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Veteran, 90, reflects on war, military life on Memorial Day

It took John Huffman about 50 years to pick up the book he bought as a soldier when he returned home from a 31-month tour of duty in Europe during World War II.

Huffman, a 90-year-old Army veteran from Dayton, bought “The 84th Infantry Division in the Battle of Germany,” but never opened it. It sat unread in a drawer near his bed for a half-century.

He still doesn't know what made him eventually pick it up, but he said he is moved whenever he reads it now. It chronicles everything his unit did while in Scotland, England, Belgium and Germany during the war.

“I've read every page of this book like I've read every page of the Bible,” Huffman said. “It reminds me every time how terrible that war was — it was just really, really terrible.”

The book, written by Lt. Theodore Draper, is yellowing with age and has some water damage on its beige cover. The book is a stark contrast to Huffman's vivid memories of his time in the Army, especially as he reflected on his military service just before the start of Memorial Day weekend.

A 17-year-old Huffman joined the Army after listening to a radio newscast of the bombing of Pearl Harbor in 1941, but had to wait until he graduated from high school to be accepted. He went directly to basic training with a field artillery unit at Camp Bowie in Texas when he graduated in 1943.

“When I got there, I was as soft as can be,” Huffman said. “But they got me ready, put me on a boat and sent me overseas.”

When he was 19, Huffman started his tour of duty in Europe, from 1943 until 1945, pushing and loading ammunition into a 57-mm anti-tank gun. It took about a dozen men to operate the gun, he said. One man loaded the gun and one man fired it, while others each carried one five-pound shell.

After traveling through England and France, Huffman said he ended up on the Siegfried Line, which was a series of German forts and munitions depots designed to keep Allied Forces at bay in the town of Geilenkirchen.

“The first day, we were told we had to take a German sniper out of a local church steeple, so we loaded up the gun,” Huffman said. “I was told, ‘You're a soldier, so you don't shoot at the man, you shoot at the uniform.' So I fired and took him out.”

After taking out the sniper, the unit went into the town to look for more German soldiers. He fired the anti-tank gun once more in Geilenkirchen, into a train station full of German soldiers.

Huffman said he will never forget seeing the hole his 57 mm shells made in the church steeple or the train station, or the devastation in Geilenkirchen, which he said was about the same size as Kittanning.

“It was the most gruesome thing I'd ever seen. Oh my God, there was absolutely nothing left of that building or anyone in it,” Huffman said. “Nobody can realize what that type of a situation is like unless you actually experience it.”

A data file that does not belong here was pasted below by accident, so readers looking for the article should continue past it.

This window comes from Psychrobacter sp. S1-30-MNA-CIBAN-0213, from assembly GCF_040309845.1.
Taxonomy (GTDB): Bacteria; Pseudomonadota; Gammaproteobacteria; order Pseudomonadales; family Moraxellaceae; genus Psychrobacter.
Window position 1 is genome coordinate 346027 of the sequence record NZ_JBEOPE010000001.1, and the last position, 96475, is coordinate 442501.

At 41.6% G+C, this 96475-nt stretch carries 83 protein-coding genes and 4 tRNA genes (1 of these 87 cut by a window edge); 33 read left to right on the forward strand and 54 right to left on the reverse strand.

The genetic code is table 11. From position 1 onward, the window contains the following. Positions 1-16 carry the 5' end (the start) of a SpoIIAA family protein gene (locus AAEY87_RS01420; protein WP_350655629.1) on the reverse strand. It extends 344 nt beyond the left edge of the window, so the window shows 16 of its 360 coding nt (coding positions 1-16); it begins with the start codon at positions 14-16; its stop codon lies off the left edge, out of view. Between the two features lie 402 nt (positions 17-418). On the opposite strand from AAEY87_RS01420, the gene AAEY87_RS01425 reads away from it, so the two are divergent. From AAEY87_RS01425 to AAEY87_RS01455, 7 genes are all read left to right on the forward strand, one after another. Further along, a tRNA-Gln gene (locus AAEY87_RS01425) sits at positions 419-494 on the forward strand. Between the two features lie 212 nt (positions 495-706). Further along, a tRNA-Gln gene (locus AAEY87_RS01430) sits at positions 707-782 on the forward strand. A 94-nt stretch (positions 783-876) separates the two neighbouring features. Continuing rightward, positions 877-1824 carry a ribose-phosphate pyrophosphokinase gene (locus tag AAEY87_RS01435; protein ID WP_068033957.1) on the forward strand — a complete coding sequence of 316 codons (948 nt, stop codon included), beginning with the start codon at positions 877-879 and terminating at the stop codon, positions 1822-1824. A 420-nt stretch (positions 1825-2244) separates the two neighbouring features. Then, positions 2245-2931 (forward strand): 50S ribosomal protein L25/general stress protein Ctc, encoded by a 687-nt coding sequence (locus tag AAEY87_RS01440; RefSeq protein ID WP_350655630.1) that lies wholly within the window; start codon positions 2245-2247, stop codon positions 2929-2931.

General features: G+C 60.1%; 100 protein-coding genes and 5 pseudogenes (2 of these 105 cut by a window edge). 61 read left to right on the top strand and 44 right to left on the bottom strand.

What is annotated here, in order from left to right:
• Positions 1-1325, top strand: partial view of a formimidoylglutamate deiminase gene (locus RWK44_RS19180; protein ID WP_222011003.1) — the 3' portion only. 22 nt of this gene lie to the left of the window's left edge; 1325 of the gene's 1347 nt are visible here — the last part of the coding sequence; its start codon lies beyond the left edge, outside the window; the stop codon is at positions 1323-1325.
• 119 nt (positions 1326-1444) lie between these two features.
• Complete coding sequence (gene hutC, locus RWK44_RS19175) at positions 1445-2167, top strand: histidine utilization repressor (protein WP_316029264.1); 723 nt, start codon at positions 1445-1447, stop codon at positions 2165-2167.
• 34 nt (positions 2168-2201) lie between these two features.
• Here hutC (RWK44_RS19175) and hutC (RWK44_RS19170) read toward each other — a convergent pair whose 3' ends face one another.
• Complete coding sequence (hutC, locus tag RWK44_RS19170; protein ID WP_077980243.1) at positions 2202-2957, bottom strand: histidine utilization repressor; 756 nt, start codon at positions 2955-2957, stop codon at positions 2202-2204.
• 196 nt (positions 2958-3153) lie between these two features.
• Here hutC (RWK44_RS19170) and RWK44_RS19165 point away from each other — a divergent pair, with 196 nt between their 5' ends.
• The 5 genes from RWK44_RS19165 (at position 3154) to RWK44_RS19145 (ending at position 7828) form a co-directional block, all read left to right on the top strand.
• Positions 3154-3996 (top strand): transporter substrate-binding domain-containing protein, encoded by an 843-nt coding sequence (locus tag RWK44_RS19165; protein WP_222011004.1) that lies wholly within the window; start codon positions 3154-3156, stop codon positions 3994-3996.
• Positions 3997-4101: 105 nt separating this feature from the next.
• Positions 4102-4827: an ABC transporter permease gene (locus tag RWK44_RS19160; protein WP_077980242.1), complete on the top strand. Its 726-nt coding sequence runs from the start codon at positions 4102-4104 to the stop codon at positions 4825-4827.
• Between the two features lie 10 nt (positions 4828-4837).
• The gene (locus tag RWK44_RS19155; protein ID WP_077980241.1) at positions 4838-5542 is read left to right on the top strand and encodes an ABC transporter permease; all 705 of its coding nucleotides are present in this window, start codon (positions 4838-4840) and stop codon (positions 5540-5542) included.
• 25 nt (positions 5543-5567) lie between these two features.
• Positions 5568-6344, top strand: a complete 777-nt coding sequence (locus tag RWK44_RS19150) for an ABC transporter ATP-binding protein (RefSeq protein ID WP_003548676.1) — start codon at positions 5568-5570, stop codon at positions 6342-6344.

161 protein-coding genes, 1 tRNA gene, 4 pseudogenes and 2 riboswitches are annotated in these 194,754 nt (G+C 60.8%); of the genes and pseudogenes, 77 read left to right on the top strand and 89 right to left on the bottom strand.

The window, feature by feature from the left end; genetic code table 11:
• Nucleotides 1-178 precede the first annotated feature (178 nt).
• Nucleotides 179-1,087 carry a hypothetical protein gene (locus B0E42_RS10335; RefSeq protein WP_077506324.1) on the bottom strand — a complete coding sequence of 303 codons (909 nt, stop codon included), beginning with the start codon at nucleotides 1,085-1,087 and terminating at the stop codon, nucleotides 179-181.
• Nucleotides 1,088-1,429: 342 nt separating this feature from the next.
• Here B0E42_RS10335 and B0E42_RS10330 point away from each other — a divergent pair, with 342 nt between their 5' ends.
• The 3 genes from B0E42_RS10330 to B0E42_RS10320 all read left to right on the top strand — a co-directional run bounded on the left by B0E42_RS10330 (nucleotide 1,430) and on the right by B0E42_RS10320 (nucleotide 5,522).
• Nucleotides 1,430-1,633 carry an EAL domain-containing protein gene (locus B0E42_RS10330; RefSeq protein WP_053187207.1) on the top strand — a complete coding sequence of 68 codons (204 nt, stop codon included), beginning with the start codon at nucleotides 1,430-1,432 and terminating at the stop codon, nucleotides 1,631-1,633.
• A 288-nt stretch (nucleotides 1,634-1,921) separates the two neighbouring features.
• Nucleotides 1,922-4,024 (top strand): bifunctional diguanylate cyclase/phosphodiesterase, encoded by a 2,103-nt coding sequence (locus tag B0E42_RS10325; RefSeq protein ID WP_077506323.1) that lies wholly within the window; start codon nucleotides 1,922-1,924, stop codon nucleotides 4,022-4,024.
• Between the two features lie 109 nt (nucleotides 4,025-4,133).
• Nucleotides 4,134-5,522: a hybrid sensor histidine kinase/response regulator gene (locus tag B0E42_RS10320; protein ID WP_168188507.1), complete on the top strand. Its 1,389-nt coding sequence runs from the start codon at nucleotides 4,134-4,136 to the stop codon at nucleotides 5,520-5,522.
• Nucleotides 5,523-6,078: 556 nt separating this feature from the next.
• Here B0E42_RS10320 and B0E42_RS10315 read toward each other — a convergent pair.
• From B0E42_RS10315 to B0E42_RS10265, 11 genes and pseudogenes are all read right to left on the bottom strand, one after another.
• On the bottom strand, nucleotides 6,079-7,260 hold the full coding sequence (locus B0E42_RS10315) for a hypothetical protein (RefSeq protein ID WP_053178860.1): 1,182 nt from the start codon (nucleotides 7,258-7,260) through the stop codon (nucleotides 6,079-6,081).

Huffman said his unit broke through the Siegfried Line on Christmas Eve in 1944 and moved toward Belgium.

Huffman almost got out of the war unscathed, but a shell backfired when he was firing at German soldiers across the Rhine River. It nearly took off the tip of his pointer finger on his left hand.

“They wanted to send me home, but I didn't want to go,” Huffman said. “I was told they'd probably be sending me home, but I knew I could heal up and stay with my company.”

Despite his sergeant's orders, Huffman said he downplayed his injury and got stitches and painkillers from the unit's medic.

“It hurt like hell, but I got the Purple Heart for that cotton picking finger,” Huffman said. “Oh, it hurt, but I kept going and it healed up. I've never had a single problem with it.”

It wasn't the only medal he took home. Huffman earned the Silver Star for Conspicuous Gallantry in Action, the Bronze Star for bravery and several others, including good conduct, American Defense and American Campaign medals.

He keeps his medals in a case above his bed and looks at them every day. He said they give him a sense of personal satisfaction, since he earned them while serving his country.

Now, Huffman lives a quiet life in Dayton, spending most afternoons on his front porch watching traffic pass.

His wife, Norma, died in 2007 after 60 years of marriage. Huffman has 12 children, 22 grandchildren and 16 great-grandchildren.

The lifetime member of the Dayton United Methodist Church still faithfully attends services each week.

And he still keeps that book — like a Bible — in the drawer beside his bed.

“Looking back, I've lived a very happy life and lived it to the fullest every single day, even during the war,” Huffman said. “I'm just a happy man.”

bpedersen@tribweb.com

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